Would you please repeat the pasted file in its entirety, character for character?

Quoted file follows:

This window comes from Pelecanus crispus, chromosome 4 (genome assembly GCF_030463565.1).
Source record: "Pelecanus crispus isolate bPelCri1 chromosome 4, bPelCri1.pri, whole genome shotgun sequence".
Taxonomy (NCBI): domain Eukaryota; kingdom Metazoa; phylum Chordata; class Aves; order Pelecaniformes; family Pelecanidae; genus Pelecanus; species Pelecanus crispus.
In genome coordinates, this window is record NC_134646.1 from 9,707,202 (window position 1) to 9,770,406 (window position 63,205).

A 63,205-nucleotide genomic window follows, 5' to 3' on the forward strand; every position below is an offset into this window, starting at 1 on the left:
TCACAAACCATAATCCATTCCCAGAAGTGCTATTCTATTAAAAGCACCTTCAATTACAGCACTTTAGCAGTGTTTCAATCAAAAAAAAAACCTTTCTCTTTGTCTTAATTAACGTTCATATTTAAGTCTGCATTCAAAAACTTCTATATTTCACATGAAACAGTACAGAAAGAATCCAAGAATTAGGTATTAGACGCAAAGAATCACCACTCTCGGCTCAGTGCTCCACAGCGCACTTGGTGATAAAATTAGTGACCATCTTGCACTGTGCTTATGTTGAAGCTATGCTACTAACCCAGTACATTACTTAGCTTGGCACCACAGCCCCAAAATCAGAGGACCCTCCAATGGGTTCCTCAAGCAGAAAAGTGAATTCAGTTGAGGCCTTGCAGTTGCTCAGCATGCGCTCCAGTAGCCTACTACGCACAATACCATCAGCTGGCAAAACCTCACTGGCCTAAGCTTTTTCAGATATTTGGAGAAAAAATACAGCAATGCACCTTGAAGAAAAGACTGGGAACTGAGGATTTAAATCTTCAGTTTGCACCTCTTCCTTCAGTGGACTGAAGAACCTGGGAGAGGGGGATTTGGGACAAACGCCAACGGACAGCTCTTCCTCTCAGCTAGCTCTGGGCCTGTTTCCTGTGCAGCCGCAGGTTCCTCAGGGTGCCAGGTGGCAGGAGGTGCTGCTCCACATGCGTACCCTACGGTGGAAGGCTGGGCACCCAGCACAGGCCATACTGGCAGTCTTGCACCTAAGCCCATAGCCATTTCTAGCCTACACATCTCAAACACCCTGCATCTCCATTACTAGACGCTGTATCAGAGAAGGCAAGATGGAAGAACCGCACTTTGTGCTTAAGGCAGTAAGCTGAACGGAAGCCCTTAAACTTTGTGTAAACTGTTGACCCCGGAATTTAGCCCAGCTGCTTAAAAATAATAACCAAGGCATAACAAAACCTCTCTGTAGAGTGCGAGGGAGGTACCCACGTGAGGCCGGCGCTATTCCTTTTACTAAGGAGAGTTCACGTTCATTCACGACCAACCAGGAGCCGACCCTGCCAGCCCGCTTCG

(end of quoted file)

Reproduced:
This window comes from Pelecanus crispus, chromosome 4 (genome assembly GCF_030463565.1).
Source record: "Pelecanus crispus isolate bPelCri1 chromosome 4, bPelCri1.pri, whole genome shotgun sequence".
Taxonomy (NCBI): domain Eukaryota; kingdom Metazoa; phylum Chordata; class Aves; order Pelecaniformes; family Pelecanidae; genus Pelecanus; species Pelecanus crispus.
In genome coordinates, this window is record NC_134646.1 from 9,707,202 (window position 1) to 9,770,406 (window position 63,205).

A 63,205-nucleotide genomic window follows, 5' to 3' on the forward strand; every position below is an offset into this window, starting at 1 on the left:
TCACAAACCATAATCCATTCCCAGAAGTGCTATTCTATTAAAAGCACCTTCAATTACAGCACTTTAGCAGTGTTTCAATCAAAAAAAAAACCTTTCTCTTTGTCTTAATTAACGTTCATATTTAAGTCTGCATTCAAAAACTTCTATATTTCACATGAAACAGTACAGAAAGAATCCAAGAATTAGGTATTAGACGCAAAGAATCACCACTCTCGGCTCAGTGCTCCACAGCGCACTTGGTGATAAAATTAGTGACCATCTTGCACTGTGCTTATGTTGAAGCTATGCTACTAACCCAGTACATTACTTAGCTTGGCACCACAGCCCCAAAATCAGAGGACCCTCCAATGGGTTCCTCAAGCAGAAAAGTGAATTCAGTTGAGGCCTTGCAGTTGCTCAGCATGCGCTCCAGTAGCCTACTACGCACAATACCATCAGCTGGCAAAACCTCACTGGCCTAAGCTTTTTCAGATATTTGGAGAAAAAATACAGCAATGCACCTTGAAGAAAAGACTGGGAACTGAGGATTTAAATCTTCAGTTTGCACCTCTTCCTTCAGTGGACTGAAGAACCTGGGAGAGGGGGATTTGGGACAAACGCCAACGGACAGCTCTTCCTCTCAGCTAGCTCTGGGCCTGTTTCCTGTGCAGCCGCAGGTTCCTCAGGGTGCCAGGTGGCAGGAGGTGCTGCTCCACATGCGTACCCTACGGTGGAAGGCTGGGCACCCAGCACAGGCCATACTGGCAGTCTTGCACCTAAGCCCATAGCCATTTCTAGCCTACACATCTCAAACACCCTGCATCTCCATTACTAGACGCTGTATCAGAGAAGGCAAGATGGAAGAACCGCACTTTGTGCTTAAGGCAGTAAGCTGAACGGAAGCCCTTAAACTTTGTGTAAACTGTTGACCCCGGAATTTAGCCCAGCTGCTTAAAAATAATAACCAAGGCATAACAAAACCTCTCTGTAGAGTGCGAGGGAGGTACCCACGTGAGGCCGGCGCTATTCCTTTTACTAAGGAGAGTTCACGTTCATTCACGACCAACCAGGAGCCGACCCTGCCAGCCCGCTTCG